IlliniDave
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Re: What would you do with your life if you were FI and had no ties with anybody?

Post by IlliniDave »

CS, I've never thought the Midwest was bad myself, I only left because the best job opportunity I found out of college was in Boston. That I never made it back (at least not yet) was mostly an accident. I hope you are right and maybe some will yet remain by the time I arrive next year :lol: . I do have the hedge of owning a small cabin in NE Minnesota at the head of one of the larger watersheds on the planet, but otherwise haven't thought much about climate aside from deciding I want a heated attached garage and a full basement (I belabored that in my journal so will spare everyone here).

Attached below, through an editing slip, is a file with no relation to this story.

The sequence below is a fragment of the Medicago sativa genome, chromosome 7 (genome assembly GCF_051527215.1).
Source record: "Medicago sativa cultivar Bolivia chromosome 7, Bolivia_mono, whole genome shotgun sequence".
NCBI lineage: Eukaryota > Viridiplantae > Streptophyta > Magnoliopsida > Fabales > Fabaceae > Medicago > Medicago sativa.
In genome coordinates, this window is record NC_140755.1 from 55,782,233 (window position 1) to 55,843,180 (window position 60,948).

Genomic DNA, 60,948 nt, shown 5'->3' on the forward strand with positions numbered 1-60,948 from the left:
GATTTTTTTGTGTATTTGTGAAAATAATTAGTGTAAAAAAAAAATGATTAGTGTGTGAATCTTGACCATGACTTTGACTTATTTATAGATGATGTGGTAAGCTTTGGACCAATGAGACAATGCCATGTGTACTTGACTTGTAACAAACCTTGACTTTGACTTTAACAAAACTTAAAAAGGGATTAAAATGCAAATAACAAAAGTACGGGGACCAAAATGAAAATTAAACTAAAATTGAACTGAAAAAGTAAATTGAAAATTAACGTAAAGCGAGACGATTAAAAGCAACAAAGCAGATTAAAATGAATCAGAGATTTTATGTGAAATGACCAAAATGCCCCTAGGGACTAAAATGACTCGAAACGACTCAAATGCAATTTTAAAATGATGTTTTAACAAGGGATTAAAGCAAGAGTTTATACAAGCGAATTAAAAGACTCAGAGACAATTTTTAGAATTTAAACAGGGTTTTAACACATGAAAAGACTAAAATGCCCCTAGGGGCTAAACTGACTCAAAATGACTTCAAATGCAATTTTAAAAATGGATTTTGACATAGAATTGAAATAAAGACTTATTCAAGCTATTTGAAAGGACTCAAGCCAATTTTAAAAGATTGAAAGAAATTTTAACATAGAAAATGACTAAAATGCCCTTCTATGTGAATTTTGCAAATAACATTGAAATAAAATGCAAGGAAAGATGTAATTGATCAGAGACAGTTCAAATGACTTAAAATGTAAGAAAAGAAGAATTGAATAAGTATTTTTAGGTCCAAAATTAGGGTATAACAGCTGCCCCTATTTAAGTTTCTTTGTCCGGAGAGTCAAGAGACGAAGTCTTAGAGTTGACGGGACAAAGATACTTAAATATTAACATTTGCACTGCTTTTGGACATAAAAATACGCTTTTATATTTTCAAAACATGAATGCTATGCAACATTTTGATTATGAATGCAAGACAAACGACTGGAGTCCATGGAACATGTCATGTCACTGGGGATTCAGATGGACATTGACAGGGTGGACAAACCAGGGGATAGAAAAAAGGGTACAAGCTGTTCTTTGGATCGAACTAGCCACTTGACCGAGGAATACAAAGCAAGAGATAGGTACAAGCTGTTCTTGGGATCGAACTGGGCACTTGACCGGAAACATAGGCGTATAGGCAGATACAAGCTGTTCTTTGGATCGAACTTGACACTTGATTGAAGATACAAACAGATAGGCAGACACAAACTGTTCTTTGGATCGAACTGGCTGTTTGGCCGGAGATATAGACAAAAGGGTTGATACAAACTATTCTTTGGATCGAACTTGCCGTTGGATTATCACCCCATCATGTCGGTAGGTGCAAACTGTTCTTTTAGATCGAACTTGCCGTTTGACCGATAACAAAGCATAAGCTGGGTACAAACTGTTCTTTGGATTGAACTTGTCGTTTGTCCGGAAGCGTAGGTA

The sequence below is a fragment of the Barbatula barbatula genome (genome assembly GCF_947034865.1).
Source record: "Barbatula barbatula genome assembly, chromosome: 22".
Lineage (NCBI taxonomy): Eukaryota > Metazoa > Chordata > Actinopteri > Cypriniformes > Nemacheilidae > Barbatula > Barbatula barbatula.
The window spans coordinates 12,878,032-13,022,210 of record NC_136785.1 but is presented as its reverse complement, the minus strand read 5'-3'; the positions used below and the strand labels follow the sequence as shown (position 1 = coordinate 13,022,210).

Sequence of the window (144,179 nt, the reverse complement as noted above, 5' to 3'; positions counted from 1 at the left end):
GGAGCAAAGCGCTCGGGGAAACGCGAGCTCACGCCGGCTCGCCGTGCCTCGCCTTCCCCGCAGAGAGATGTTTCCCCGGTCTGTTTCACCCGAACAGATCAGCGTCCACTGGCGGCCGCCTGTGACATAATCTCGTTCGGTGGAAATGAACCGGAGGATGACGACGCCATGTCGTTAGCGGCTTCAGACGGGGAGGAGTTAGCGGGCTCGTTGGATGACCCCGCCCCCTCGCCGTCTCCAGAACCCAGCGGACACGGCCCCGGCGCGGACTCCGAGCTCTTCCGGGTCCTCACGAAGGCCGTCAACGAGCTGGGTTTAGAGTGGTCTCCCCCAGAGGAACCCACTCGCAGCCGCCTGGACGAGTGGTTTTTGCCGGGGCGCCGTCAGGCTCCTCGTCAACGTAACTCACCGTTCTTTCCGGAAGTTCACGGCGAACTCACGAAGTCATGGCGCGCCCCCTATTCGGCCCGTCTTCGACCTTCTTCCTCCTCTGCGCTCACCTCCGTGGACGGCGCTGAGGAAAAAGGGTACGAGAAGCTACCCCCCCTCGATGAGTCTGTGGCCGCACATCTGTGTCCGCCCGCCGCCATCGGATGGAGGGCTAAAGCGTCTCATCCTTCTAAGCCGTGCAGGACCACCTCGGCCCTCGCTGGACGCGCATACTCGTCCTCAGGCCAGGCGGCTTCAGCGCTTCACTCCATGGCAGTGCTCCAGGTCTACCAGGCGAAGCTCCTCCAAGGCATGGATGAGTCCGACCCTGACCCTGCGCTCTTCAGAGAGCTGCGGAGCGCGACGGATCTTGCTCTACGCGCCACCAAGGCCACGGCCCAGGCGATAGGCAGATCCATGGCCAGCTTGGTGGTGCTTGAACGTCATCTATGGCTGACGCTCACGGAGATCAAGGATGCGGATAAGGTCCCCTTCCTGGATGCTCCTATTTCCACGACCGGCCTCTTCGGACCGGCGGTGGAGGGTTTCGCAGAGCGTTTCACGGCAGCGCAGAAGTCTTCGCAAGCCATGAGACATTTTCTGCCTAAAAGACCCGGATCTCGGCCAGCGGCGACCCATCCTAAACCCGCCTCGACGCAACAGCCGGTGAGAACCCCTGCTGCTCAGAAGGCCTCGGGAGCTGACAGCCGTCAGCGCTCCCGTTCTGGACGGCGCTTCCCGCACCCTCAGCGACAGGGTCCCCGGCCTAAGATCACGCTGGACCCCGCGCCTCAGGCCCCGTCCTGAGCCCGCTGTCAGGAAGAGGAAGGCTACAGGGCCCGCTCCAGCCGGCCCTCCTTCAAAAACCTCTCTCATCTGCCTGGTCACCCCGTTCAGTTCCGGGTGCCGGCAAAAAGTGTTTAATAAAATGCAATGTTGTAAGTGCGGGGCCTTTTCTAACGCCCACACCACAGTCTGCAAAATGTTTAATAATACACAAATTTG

Re "too late": I'll have to think about that, but the first thought that comes to mind is that I don't feel like my job has much to do with it. Maybe you are on to something I missed though. Similar to you apparently, it is family that draws me back to the Midwest. My mom passed last year. Some things feel like forever, but if you're like me someday you might wind up wishing forever lasted a bit longer. However I think your stepmom is right. My dad turned 80 last month and increasingly needs help with the day-to-day, which is my current burning platform (sorry for the lame corporate jargon). I've also got grown children (and grandchildren) that live in the middle part of the country so being centrally located helps there. Living free of backstory is something I can only carry so far because of the people who in many ways are that backstory. I've been fortunate to avoid too much personal misfortune, so maybe I'm a more happy to keep ties to the past than a guy deserves to be. At the same time, the thought of getting to start over with a blank page. Sigh ... :)